Business Essentials for Professionals


Outlook for a Medley of Metals Brightened by Electric Car Revolution

Outlook for a Medley of Metals Brightened by Electric Car Revolution
A new field for commodities investors could be opened up and the market for metals used in the electric car industry could be revolutionized by the new materials that go into such cars even as electric cars, like the Nissan Leaf, may look no different from the standard family runaround.
"We identified electric vehicles as an area where we are at an inflection point for demand," said Duncan Goodwin, portfolio manager of the Baring Global Resources Fund.
Materials that are used in electric vehicles is the area where around 12 percent of the fund's $378.2 million in assets is exposed. Two companies producing lithium, a key element in electric car batteries, New York-listed Albemarle and Australia's Orocobre, are recipients of its investments. This year, shares in both companies have risen sharply.
Consumers are being tempted with perks like subsidies, free parking and tax breaks by governments that are keen to push growth in electric cars in a bid to meet their carbon emissions targets. An opportunity for commodities investments currently estimated at $235 billion is in turn being created by growth in the market.
But it is not a simple one-way bet.
Advances in battery technology could alter the mixture of much of any metal will be needed to meet demand for electric vehicles in the longer term and any prediction is tough to make.
Many potential buyers have been put off by the need to charge them up frequently and time taken to do so and therefore getting drivers to adopt electric cars remains a challenge.
But electric car prototypes dominated the Paris car show last week due to the concerns over the pollution created by diesel-powered vehicles.
According to the International Energy Agency, the number of electric and hybrid vehicles on the road worldwide surpassed 1 million last year.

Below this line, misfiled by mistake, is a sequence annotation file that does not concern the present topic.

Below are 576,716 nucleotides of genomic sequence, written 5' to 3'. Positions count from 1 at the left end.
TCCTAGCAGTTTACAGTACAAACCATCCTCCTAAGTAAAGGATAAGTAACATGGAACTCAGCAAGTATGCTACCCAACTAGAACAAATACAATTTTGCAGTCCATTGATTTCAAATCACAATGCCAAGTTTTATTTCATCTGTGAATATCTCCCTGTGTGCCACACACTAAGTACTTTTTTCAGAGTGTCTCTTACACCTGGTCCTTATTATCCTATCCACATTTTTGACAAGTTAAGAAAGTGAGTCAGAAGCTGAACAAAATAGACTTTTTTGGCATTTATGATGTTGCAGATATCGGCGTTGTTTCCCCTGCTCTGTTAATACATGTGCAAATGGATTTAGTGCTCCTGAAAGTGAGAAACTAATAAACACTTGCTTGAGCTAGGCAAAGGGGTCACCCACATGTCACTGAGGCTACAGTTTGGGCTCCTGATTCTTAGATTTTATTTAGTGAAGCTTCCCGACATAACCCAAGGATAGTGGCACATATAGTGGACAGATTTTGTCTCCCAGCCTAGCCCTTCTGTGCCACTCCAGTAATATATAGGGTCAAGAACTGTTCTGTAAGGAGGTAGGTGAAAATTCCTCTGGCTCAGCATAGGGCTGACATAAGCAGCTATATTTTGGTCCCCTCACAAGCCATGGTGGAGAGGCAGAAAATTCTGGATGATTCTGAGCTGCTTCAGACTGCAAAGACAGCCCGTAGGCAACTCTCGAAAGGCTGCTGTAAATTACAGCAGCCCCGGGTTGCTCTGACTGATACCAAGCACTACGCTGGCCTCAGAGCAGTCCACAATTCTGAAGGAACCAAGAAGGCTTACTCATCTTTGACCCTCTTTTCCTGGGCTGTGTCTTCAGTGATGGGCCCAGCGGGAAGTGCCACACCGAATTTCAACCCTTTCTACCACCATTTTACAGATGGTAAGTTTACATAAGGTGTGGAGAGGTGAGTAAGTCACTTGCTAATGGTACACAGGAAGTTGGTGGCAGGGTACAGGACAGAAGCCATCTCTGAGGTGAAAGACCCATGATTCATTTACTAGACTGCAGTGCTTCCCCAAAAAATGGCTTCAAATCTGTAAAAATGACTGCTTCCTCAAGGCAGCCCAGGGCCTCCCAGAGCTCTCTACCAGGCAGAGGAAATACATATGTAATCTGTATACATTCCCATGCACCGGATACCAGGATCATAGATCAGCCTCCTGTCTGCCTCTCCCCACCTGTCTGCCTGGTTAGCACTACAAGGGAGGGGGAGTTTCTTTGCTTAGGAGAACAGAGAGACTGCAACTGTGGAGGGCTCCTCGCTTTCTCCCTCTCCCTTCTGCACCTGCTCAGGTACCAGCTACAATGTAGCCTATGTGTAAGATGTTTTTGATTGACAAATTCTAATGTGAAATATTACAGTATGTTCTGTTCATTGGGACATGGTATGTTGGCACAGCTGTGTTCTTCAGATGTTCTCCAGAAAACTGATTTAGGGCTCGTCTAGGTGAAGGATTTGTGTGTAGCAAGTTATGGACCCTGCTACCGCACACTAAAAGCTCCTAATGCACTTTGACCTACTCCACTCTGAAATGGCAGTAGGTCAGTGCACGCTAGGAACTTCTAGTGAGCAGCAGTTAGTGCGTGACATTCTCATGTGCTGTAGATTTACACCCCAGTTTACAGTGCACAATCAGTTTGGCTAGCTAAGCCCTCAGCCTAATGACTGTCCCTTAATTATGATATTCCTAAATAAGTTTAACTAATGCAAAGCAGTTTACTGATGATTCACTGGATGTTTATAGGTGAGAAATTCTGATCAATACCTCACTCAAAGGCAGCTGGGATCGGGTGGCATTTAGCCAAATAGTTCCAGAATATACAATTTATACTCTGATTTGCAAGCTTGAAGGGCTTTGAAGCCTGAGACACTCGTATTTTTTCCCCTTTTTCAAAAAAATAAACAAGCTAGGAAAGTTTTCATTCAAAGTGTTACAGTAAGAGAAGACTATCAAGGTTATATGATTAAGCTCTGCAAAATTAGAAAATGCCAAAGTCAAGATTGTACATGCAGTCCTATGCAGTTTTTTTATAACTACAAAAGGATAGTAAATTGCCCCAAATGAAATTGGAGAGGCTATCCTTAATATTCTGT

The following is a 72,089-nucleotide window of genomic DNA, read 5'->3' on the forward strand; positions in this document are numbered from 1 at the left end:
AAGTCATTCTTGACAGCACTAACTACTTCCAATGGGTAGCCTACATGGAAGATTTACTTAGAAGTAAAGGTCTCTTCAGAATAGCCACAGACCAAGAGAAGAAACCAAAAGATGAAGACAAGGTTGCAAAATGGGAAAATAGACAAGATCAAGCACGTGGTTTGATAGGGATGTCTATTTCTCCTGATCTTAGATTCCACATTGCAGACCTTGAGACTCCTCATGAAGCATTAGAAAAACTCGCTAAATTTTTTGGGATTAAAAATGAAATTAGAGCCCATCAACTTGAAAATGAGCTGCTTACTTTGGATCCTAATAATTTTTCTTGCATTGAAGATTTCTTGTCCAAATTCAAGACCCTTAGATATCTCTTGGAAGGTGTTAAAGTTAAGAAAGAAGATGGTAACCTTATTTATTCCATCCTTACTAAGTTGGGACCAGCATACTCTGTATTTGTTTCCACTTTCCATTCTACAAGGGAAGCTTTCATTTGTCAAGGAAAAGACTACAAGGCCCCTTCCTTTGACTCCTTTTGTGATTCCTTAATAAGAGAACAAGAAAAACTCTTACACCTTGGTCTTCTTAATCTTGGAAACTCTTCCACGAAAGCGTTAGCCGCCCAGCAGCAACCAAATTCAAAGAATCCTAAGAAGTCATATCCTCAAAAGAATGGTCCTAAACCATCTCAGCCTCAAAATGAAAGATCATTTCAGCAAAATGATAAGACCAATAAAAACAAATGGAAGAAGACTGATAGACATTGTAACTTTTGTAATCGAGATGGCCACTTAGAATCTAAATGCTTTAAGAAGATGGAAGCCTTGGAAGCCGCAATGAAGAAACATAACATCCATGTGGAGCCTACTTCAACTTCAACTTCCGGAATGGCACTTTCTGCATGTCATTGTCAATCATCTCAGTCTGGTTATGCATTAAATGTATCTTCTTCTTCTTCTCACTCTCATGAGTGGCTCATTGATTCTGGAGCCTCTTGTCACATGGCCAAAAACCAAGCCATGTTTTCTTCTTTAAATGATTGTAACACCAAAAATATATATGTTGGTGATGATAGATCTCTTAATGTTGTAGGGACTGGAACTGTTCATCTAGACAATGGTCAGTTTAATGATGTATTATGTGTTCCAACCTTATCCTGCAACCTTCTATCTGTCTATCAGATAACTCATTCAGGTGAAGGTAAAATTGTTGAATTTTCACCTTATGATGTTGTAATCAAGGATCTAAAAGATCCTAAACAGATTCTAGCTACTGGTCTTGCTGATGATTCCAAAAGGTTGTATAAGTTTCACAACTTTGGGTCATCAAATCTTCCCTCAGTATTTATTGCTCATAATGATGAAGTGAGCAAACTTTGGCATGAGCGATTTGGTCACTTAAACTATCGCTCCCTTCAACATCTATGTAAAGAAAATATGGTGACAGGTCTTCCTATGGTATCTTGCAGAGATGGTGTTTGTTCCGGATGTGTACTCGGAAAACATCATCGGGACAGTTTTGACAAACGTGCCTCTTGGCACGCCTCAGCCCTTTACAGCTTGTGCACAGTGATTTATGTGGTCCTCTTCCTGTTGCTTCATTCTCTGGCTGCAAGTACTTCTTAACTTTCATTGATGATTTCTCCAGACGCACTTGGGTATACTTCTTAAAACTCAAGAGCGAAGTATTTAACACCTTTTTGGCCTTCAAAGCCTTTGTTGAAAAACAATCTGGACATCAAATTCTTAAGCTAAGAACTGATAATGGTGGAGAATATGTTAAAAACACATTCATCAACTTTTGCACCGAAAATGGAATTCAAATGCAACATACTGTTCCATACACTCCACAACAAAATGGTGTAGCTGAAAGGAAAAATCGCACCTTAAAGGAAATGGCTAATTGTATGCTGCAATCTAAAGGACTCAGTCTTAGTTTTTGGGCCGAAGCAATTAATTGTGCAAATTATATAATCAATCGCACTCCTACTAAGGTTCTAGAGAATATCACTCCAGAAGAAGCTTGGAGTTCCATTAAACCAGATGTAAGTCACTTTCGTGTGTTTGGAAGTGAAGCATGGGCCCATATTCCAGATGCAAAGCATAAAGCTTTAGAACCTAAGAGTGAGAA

Up from just over 14,000 in 2010, nearly 4 percent of all light vehicles worldwide by 2020, equivalent to 3.9 million cars, would be comprised of electric cars, expects IHS Automotive even as estimates vary.
So what sits below the bonnet in these vehicles?
Lithium nickel manganese cobalt oxide (NMC) cathodes and graphite anodes are present in most electric car batteries.
"It's clear that electric cars from today's point of view will have lithium ion-based batteries. We're talking about lithium, and... metals like cobalt, iron phosphate, rare earth elements," said Horst Friedrich, director of Germany's Institute of Vehicle Concepts.
Mining lithium is increasingly becoming lucrative business. Even as much of the world's lithium comes from an area called the "Lithium triangle" in Chile, Argentina and Bolivia, in within a year, prices of battery grade lithium in China, the biggest lithium ion battery producer, surged to above $20,000 a tonne this summer, nearly three times.
"The lithium industry is going from 160,000 tonnes of LCE (lithium carbonate equivalent) today to at least 260,000 tonnes by 2020," said Simon Moores, managing director of Benchmark Mineral Intelligence.
Since there is an abundance of lithium in the earth's crust, critics caution against expecting shortages of the metal.
Moreover, in batteries such as the lithium sulfur battery being developed by Oxis Energy, based in the English city of Oxford, metals such as nickel, cobalt and manganese may not be needed.
Also hydrogen fuel cell, being mooted as possible rivals to batteries, is among those technologies that are being developed for green vehicle. But to commercialize new technology takes time.
"We consider the risk of substitution of lithium to be very low," said CRU Group's Julia Ralph.


Christopher J. Mitchell

Markets | Companies | M&A | Innovation | People | Management | Lifestyle | World | Misc